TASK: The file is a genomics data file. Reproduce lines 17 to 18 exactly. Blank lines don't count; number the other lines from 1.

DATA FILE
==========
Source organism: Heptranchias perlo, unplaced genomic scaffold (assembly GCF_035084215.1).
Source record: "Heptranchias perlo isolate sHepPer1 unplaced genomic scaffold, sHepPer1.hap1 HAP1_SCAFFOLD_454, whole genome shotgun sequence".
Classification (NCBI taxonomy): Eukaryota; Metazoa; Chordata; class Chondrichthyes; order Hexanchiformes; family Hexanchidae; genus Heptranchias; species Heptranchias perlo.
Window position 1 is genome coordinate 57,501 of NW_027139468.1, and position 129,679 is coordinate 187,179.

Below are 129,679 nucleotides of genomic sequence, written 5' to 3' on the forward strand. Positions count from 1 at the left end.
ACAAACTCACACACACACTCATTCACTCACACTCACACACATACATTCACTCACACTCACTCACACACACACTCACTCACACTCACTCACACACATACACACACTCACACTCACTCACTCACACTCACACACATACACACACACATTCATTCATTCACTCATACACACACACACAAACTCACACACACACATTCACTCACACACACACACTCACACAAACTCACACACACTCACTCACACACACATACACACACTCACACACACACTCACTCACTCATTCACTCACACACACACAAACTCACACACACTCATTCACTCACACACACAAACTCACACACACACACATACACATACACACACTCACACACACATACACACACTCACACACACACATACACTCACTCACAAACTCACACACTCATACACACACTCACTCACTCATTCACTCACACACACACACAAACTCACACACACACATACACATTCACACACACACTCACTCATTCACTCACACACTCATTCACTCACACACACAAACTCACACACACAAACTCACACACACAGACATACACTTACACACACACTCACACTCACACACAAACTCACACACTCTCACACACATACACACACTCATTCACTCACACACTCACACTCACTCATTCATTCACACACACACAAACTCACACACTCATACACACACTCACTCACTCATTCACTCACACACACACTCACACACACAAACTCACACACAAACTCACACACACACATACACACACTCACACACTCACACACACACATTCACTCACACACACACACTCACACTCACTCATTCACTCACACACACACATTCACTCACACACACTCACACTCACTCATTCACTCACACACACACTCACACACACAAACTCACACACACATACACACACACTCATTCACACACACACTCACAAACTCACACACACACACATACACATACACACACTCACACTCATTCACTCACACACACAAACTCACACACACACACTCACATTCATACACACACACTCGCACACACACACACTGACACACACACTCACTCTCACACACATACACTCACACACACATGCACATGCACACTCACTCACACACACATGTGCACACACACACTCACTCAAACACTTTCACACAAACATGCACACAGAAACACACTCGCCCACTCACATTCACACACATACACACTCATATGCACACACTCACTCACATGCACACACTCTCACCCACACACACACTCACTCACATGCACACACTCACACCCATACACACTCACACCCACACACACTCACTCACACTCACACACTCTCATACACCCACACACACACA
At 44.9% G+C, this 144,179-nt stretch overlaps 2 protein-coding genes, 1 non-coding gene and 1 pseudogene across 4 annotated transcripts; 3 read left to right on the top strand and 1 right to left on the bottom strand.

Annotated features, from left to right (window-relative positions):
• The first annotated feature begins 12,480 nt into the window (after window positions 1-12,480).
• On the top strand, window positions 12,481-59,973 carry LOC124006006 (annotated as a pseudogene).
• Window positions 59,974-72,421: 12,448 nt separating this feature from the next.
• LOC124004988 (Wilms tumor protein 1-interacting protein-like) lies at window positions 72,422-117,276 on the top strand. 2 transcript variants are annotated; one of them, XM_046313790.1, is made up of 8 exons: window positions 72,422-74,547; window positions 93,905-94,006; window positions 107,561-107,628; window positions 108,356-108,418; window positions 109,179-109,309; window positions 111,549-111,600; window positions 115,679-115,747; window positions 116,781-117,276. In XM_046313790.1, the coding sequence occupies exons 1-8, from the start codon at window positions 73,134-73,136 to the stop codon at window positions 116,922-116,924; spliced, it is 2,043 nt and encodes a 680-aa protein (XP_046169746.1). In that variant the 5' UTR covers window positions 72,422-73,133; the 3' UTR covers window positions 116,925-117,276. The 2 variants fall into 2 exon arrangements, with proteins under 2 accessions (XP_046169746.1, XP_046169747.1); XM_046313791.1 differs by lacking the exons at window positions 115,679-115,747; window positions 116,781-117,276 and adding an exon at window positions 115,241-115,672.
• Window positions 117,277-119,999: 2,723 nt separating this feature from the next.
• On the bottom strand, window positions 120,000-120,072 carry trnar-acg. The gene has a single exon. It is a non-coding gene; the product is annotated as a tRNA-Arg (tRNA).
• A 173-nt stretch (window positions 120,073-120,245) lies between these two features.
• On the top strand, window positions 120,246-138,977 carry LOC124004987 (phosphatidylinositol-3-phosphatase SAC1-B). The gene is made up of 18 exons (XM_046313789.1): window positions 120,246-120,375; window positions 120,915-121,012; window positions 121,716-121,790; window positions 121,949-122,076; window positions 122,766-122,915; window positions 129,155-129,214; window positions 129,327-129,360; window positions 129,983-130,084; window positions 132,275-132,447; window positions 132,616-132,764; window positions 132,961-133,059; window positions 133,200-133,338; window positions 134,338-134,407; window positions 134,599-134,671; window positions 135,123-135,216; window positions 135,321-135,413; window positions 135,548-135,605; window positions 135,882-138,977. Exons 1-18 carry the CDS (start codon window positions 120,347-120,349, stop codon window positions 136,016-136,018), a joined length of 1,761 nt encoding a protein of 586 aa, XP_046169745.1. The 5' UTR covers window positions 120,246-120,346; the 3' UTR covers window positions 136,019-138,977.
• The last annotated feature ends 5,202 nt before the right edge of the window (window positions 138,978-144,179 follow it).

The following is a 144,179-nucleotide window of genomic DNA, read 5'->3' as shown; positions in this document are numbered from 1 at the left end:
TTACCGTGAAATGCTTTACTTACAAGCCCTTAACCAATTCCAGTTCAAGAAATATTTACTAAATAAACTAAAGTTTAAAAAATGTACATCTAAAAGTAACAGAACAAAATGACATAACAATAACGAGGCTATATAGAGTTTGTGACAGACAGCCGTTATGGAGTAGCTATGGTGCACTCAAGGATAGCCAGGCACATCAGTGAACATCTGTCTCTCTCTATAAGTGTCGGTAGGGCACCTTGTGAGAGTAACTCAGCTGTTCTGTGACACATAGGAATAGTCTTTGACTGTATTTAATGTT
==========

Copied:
• The last annotated feature ends 5,202 nt before the right edge of the window (window positions 138,978-144,179 follow it).

The following is a 144,179-nucleotide window of genomic DNA, read 5'->3' as shown; positions in this document are numbered from 1 at the left end: